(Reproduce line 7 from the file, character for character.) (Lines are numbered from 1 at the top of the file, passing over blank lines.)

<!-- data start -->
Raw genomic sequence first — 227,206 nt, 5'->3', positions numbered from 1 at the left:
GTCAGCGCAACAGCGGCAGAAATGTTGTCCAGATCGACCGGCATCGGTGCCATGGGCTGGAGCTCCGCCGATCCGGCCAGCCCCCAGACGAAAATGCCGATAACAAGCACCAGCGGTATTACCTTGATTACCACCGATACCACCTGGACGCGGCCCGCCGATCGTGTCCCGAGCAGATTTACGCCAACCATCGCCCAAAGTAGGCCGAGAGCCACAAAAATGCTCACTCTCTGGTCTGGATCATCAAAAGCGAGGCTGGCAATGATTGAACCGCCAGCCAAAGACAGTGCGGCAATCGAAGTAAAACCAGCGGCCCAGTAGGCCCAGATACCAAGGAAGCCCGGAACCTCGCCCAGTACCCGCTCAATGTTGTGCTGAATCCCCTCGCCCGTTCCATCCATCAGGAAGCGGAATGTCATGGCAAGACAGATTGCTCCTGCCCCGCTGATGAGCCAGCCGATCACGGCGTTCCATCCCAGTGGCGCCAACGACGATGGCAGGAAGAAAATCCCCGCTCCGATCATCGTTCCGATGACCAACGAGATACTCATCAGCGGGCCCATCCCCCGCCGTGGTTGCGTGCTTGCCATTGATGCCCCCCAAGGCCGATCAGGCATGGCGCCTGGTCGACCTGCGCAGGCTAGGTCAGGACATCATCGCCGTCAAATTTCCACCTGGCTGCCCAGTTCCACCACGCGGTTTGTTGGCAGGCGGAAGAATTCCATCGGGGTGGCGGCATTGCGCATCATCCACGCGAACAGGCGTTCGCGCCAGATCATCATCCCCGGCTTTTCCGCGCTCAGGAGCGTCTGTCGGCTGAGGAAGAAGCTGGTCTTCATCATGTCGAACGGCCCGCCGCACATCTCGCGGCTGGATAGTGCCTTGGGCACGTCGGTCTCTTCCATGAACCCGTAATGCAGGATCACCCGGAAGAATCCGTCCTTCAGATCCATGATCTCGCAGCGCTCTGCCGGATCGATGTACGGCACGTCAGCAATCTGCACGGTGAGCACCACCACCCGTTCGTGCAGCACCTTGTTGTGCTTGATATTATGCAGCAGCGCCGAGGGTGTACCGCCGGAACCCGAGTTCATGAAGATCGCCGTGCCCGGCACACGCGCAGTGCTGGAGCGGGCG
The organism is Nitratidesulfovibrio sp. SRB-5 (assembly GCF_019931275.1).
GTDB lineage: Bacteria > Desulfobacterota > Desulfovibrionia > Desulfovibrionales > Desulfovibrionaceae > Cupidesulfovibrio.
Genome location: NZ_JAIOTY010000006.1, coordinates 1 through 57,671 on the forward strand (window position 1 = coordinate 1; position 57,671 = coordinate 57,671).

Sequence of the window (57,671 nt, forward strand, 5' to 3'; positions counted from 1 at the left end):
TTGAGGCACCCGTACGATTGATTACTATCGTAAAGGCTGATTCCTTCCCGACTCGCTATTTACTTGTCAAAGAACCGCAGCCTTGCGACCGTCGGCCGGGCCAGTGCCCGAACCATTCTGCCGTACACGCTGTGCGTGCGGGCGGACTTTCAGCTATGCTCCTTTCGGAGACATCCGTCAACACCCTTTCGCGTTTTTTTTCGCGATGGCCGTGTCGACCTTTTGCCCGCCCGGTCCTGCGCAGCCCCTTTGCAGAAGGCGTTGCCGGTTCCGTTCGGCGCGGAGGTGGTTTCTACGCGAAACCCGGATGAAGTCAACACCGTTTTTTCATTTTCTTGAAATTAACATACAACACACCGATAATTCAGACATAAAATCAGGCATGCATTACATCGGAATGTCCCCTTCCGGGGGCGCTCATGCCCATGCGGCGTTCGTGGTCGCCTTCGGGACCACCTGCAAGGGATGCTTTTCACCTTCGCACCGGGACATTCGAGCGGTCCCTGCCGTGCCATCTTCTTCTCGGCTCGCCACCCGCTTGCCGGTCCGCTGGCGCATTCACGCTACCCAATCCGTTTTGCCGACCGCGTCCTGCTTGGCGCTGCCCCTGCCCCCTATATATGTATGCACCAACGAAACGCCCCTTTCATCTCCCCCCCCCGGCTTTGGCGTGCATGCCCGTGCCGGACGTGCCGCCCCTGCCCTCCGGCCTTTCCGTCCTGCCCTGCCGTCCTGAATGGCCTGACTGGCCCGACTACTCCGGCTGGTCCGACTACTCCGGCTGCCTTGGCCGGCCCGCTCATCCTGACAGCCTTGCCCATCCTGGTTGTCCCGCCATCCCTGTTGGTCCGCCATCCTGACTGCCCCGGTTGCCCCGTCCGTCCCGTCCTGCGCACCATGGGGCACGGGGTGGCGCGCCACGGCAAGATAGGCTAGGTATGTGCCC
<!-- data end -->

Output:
TTGAGGCACCCGTACGATTGATTACTATCGTAAAGGCTGATTCCTTCCCGACTCGCTATTTACTTGTCAAAGAACCGCAGCCTTGCGACCGTCGGCCGGGCCAGTGCCCGAACCATTCTGCCGTACACGCTGTGCGTGCGGGCGGACTTTCAGCTATGCTCCTTTCGGAGACATCCGTCAACACCCTTTCGCGTTTTTTTTCGCGATGGCCGTGTCGACCTTTTGCCCGCCCGGTCCTGCGCAGCCCCTTTGCAGAAGGCGTTGCCGGTTCCGTTCGGCGCGGAGGTGGTTTCTACGCGAAACCCGGATGAAGTCAACACCGTTTTTTCATTTTCTTGAAATTAACATACAACACACCGATAATTCAGACATAAAATCAGGCATGCATTACATCGGAATGTCCCCTTCCGGGGGCGCTCATGCCCATGCGGCGTTCGTGGTCGCCTTCGGGACCACCTGCAAGGGATGCTTTTCACCTTCGCACCGGGACATTCGAGCGGTCCCTGCCGTGCCATCTTCTTCTCGGCTCGCCACCCGCTTGCCGGTCCGCTGGCGCATTCACGCTACCCAATCCGTTTTGCCGACCGCGTCCTGCTTGGCGCTGCCCCTGCCCCCTATATATGTATGCACCAACGAAACGCCCCTTTCATCTCCCCCCCCCGGCTTTGGCGTGCATGCCCGTGCCGGACGTGCCGCCCCTGCCCTCCGGCCTTTCCGTCCTGCCCTGCCGTCCTGAATGGCCTGACTGGCCCGACTACTCCGGCTGGTCCGACTACTCCGGCTGCCTTGGCCGGCCCGCTCATCCTGACAGCCTTGCCCATCCTGGTTGTCCCGCCATCCCTGTTGGTCCGCCATCCTGACTGCCCCGGTTGCCCCGTCCGTCCCGTCCTGCGCACCATGGGGCACGGGGTGGCGCGCCACGGCAAGATAGGCTAGGTATGTGCCC